Engaging students: Geometric mean

In my capstone class for future secondary math teachers, I ask my students to come up with ideas for engaging their students with different topics in the secondary mathematics curriculum. In other words, the point of the assignment was not to devise a full-blown lesson plan on this topic. Instead, I asked my students to think about three different ways of getting their students interested in the topic in the first place.

I plan to share some of the best of these ideas on this blog (after asking my students’ permission, of course).

This student submission again comes from my former student Matthew Garza. His topic, from Geometry: the geometric mean.

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How has this topic appeared in high culture?
Crockett Johnson was an artist, writer, and mathematician who worked as an art editor for McGraw-Hill in the 1920s.  By the 1930s, he was making cartoons; in the 40s he was known for his “Barnaby” comic strips, which appeared in several American Newspapers.  He wrote “Harold and the Purple Crayon” in 1955, which may be one his most famous works.  In the 1960s he created a series of more than 100 paintings to honor of geometry and geometric mathematicians.  Among them was this painting of a construction of the geometric mean of two numbers – line up the lengths and use that as the diameter of a circle, and draw a line from where the two lengths meet up to the circle.  If the students know the Pythagorean theorem, they could try to prove that. Crockett Johnson also created a new construction of a regular septagon, using a compass and marked ruler (and trigonometric identities).  I found another one of his mathematical paintings on the Smithsonian’s website, of a golden rectangle, and laid it over the geometric mean painting. It seems he included the golden ratio in his work, although I could not find anything verifying this.  In general, Crockett Johnson is an interesting person, and that should help engage students.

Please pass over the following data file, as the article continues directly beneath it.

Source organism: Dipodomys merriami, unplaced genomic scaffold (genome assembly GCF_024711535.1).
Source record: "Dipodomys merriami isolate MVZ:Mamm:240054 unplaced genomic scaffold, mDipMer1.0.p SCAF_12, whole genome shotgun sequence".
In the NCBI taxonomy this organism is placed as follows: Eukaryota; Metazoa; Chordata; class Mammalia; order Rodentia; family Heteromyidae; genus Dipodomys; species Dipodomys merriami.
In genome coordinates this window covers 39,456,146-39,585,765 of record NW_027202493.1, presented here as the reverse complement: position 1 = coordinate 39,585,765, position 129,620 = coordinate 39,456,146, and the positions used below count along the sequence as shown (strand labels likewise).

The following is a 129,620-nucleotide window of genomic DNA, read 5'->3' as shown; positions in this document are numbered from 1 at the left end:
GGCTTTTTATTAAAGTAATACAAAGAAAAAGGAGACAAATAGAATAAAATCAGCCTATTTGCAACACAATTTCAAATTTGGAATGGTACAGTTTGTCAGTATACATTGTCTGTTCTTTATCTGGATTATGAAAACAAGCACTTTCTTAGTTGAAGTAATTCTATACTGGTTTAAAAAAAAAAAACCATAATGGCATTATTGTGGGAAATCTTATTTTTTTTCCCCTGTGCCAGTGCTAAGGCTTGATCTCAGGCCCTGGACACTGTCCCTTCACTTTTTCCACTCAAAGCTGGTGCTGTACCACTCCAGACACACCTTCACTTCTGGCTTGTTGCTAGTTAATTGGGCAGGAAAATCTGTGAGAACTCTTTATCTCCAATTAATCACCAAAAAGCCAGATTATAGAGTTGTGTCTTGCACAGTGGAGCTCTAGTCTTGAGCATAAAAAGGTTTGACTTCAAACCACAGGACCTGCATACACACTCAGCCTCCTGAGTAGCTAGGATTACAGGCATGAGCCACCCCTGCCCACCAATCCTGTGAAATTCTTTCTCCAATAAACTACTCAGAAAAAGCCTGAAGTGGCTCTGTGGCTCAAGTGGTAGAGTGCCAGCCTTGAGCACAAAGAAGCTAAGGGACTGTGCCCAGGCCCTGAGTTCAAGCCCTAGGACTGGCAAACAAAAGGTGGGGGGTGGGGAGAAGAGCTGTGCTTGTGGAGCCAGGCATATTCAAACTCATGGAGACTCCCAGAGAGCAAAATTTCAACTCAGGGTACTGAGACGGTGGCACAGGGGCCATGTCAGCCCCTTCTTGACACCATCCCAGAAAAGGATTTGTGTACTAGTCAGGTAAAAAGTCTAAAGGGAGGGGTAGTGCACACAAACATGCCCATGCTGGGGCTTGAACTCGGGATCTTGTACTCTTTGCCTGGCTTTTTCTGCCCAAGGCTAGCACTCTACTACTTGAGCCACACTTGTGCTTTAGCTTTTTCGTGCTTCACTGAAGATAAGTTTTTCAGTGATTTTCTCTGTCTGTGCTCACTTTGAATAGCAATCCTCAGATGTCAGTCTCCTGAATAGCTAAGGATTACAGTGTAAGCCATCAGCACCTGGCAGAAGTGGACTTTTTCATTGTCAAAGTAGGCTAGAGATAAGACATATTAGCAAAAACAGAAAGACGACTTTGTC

Wikipedia page: https://en.wikipedia.org/wiki/Crockett_Johnson
Painting at Smithsonian: http://americanhistory.si.edu/collections/search/object/nmah_694664
Another Bio: https://divisbyzero.com/2016/03/23/a-geometry-theorem-looking-for-a-geometric-proof
Regular septagon proof: http://www.jstor.org/stable/3616804?seq=1#page_scan_tab_contents

 

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How have different cultures throughout time used this topic in their society?
Finding much information on the history of the geometric mean is pretty difficult. Pythagoras seems to be generally credited for “discovering” the geometric mean, and the Greek mathematicians are famous for the three means – arithmetic, geometric, and harmonic.  Although one not-necessarily credible source explained the word “geometry” comes from words meaning “land measurement.”  From this, we can easily consider the task of land management – to find a square plot of land of equal area to a rectangular one, the side length of the square should be the geometric mean of the two sides of the rectangle.  For this reason, I believe the geometric mean of at least two numbers must have been used as far back as math has been used for commerce; so pretty close to as far back as math has been used (I wouldn’t be surprised if Egyptians, or even Babylonians, were at least aware of such a relationship, whether or not a constructive proof existed).

http://hsm.stackexchange.com/questions/3057/what-is-the-history-of-the-meanings-behind-the-word-geometric

 

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How has this topic appeared in the news?
Geometric mean is extremely useful for rates and values on varying scales.  Rates are used as products – consider something like an investment with a varying return rate for each year.  The regular arithmetic mean of the different rates would not give correct results – after one year at rate a, a quantity k becomes ak; after a second year at rate b, the original k is now bak.  The yearly average, if taken arithmetically, gives [(a+b)2/4]k after 2 years; if the geometric mean is used, it gives (√ab)2k = abk, so it’s more appropriate. With regard to values on varying scales, it prevents a top-heavy average.  Clearly, geometric mean is very useful, which is why finding news will work in a pinch, like if you forgot to plan.  Just do a google news search for geometric mean and you find several articles.  It’s mostly economic news.  The following were not.  Alternatively, a search in a scholarly database gives plenty of examples of geometric mean in action, although the technical writing may be difficult for students to get into for an engage.

Geometric mean to measure water quality: http://www.lajollalight.com/sd-beach-water-advisories-20161004-story.html
To measure general wellness of a nation: http://247wallst.com/healthcare-economy/2016/09/22/obesity-violence-helps-push-us-to-no-28-in-global-health-ratings
College sports stats: http://www.usatoday.com/story/sports/ncaaf/2016/10/11/sec-dominates-college-football-computer-composite-rankings/91910190/

 

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